In Guinea-Bissau, awareness is the antidote to fear of Ebola
Community outreach workers have helped transform worry into action on Ebola prevention.
The nurse behind the Ebola checkpoint at the hospital and I did double-takes when we saw each other last week, and she called out, “amiga!”
I was heading into the regional hospital in Catio, Guinea-Bissau, to talk to staff about how things have been going since my last visit a year ago, but I hadn’t dared hope I would run into nurse Maria Cardoso.
In November of 2014, I joined Cardoso as she traveled door to door in nearby villages, sharing information about how to prevent Ebola and cholera. She is grumpy and kind and funny, but serious in her mission: if Ebola slips in across the country’s porous land and maritime borders, lives will depend on the information she and her colleagues have shared.
Cardoso is a member of the Association of Women Workers—Association des Femmes Travailleuses—a group funded and trained by Oxfam partner NADEL that organizes nurses in the villages of Tombali region to protect public health. Before Ebola arrived in West Africa, Femmes Travailleuses and NADEL joined forces to stop the deadly annual outbreaks of cholera that occur here.
Correction: outbreaks that used to occur here.
For the past two years, there has been no cholera in Guinea-Bissau, almost certainly because these groups have helped communities raise the bar on hygiene and awareness.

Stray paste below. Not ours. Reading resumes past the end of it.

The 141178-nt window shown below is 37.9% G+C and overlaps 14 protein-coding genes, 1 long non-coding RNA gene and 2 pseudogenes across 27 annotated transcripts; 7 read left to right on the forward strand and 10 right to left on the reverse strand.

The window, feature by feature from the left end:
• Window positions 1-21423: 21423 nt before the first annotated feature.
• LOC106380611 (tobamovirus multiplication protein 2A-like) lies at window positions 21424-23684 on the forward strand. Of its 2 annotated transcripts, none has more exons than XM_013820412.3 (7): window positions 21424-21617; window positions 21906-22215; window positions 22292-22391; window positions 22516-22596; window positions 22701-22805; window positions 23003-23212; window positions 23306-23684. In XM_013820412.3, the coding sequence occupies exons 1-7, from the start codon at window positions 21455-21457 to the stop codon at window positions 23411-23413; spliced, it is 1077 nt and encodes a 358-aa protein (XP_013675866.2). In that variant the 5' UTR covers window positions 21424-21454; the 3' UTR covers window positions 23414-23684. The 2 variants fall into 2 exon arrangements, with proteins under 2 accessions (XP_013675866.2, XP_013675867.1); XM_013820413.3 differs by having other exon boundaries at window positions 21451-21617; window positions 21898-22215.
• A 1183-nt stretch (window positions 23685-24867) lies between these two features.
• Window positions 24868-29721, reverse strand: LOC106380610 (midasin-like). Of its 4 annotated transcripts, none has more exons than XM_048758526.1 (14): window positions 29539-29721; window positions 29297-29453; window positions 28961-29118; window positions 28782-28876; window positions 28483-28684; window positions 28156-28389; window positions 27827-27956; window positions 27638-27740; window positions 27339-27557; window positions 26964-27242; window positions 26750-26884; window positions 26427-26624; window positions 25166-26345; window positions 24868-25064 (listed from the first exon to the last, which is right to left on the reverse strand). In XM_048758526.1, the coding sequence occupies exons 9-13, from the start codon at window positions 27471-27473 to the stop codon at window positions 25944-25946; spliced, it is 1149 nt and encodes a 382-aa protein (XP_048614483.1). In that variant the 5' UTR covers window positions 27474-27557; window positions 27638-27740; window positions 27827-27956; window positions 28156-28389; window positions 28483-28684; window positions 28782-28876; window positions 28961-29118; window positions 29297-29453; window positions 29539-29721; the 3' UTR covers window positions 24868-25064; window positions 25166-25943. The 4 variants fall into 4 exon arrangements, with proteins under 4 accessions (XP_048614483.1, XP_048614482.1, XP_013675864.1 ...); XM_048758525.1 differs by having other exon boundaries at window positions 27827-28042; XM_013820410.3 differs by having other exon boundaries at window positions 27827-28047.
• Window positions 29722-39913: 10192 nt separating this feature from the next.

When Ebola began to spread through neighboring countries, the organizations—working in close coordination with the government—adapted the content of their messages but used the same powerful and personal method of sharing information.
Asked about what’s new since I saw her last, Cardoso said, “We’ve seen changes in people’s habits. Now, many illnesses that used to come from the villages aren’t appearing any more. I don’t think people will forget that washing hands keeps their families healthy.”
Though the Ebola risks remain high, everyone I meet in the villages says NADEL and Femmes Travailleuses have helped them cope. A woman who lives in a community where Cardoso works summed up the consensus: “Now, we have less fear of Ebola because we know what to do in order not to catch it.”
After more than a year of focusing intensely on raising awareness at the grassroots level, Oxfam is shifting its attention from the here and now to longer-term solutions. The government of Guinea-Bissau recognizes that it is not prepared to handle Ebola or any other deadly epidemic, but it is committed to upping its game. We’re going to support its initiatives to develop a new emergencies operations center, improve coordination and vigilance, and strengthen its emergency planning. So that if, for example, a dangerous disease breaks out in a remote village, health authorities can learn about it quickly and be ready to act at a moment’s notice.
Our goal: a safer, stronger country that rarely needs organizations like Oxfam to step in at times of emergency.
I said farewell to Maria Cardoso, wishing that we could meet again, but hoping we’d never need to.
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